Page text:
With gratitude to God, we announce the passing away of our father, and an icon of photography, Pa J.D. ‘Okhai Ojeikere. He died in the afternoon of 2nd February after a brief illness. He was 83 years old. Burial announcements will be announced later.
- Ehiz’ Ojeikere, for the family.
Known for his stunning documentation of hair styles and sculptures, J.D. Okhai Ojeikere was a Nigerian photographer who began his career in 1954 as a darkroom assistant at the Ministry of Information, Ibadan. He was born in 1930 and bought his first camera in 1950, a Brownie D.
A year after Nigeria gained independence, he began working at Television House Ibadan as a studio photographer under Steve Rhodes. He joined the Nigerian Arts Council in 1967, and 1968 saw the start of his documentation of Nigerian hairstyles, a project that would become his trademark. However, his first solo exhibition wasn’t till 1995, when his work showed in Nigeria and was also shown outside the country for the first time, as part of an exhibition in Switzerland.
Watching his interview for the ARS 11 exhibition (6:50-9:38), it’s almost impossible not to like the light in his eyes or the sound of his voice. It sounds like home and resilience- his work went unpublished for thirty years until a French curator chanced upon it during a visit to Nigeria. Pa J.D. Ojeikere’s images embody the preservation of an African (in this case, a Nigerian) aesthetic, recording features of society that were so specific to the time and place he found himself in. His work is our history, regal and rich. In an excerpt from the interview, he spoke simply and eloquently about what he did:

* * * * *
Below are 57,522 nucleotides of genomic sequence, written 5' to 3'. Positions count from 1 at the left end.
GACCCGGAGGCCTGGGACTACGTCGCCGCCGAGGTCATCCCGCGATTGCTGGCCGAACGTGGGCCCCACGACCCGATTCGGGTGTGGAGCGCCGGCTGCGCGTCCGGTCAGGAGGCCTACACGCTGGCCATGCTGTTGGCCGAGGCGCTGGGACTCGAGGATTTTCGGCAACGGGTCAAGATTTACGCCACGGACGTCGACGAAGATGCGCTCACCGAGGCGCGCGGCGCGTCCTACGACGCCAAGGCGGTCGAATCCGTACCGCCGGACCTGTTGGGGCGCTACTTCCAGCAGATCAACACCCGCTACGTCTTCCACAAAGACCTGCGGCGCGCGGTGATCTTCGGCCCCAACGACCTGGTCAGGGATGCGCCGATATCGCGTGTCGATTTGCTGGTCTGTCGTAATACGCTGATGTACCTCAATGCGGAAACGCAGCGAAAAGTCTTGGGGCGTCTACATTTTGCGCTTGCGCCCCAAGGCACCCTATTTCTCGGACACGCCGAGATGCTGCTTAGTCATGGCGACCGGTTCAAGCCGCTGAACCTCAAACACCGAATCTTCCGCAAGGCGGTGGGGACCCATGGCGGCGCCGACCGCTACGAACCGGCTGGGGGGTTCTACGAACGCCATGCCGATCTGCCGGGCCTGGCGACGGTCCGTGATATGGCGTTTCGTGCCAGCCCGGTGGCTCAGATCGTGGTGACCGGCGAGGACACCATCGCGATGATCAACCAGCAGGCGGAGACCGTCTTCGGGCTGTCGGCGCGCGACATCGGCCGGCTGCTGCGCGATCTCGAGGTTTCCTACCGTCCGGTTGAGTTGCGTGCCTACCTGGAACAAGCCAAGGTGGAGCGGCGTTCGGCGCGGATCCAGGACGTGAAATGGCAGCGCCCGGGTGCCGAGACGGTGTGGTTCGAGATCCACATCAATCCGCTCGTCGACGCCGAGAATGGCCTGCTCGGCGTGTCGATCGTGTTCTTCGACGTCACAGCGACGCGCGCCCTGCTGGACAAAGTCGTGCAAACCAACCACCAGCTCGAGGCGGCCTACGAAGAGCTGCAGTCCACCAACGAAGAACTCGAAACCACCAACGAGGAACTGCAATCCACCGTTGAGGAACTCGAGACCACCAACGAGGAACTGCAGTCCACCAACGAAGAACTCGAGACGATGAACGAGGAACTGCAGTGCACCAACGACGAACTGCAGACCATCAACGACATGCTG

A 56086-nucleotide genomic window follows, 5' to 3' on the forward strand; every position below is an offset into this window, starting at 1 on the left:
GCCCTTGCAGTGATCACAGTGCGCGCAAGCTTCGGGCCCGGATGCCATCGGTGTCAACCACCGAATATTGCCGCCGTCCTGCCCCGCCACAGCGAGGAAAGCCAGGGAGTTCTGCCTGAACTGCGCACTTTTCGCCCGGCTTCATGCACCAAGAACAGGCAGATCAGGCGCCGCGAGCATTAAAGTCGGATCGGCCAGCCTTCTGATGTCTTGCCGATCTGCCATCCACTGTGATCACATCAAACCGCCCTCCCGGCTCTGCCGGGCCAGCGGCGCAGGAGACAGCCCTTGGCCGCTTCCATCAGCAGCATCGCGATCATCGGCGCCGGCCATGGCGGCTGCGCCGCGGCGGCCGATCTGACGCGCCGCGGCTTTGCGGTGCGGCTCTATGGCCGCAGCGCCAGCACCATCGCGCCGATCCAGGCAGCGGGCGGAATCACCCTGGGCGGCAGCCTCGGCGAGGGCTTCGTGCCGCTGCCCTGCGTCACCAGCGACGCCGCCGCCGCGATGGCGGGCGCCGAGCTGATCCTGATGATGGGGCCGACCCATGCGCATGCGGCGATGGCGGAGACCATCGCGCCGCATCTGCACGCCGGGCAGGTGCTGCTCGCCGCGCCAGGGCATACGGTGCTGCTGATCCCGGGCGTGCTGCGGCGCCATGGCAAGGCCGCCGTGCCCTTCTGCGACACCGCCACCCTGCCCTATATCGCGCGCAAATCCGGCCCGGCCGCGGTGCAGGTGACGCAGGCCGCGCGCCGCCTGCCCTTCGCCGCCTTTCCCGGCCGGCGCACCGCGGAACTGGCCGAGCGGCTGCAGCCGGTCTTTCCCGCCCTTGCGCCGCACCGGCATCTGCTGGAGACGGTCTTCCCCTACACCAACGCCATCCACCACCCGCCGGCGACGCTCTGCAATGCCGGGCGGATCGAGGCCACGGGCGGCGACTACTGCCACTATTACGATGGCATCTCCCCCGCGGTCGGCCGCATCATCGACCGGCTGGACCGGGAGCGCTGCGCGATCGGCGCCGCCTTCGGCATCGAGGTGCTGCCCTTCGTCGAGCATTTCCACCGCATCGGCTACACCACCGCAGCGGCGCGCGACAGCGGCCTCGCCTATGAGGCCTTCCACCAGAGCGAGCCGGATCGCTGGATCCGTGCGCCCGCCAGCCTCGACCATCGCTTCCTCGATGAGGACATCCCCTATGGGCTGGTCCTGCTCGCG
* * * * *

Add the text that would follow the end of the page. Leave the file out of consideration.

“You know, nature gives every human being a role to play in life. It happened to be that by nature, I am created to be a photographer. And being a photographer does not mean that I have to cover all aspects of photography. I am not a war photographer, I am a civil photographer. And I have an urge to document culture, not wars and civil strife.”
R.I.P to a legendary artist and pioneer. His work will continue to inspire generations of artists to come, and in that, he will always be immortal to us.
You can see more of his work over at Fifty One Fine Art Photography.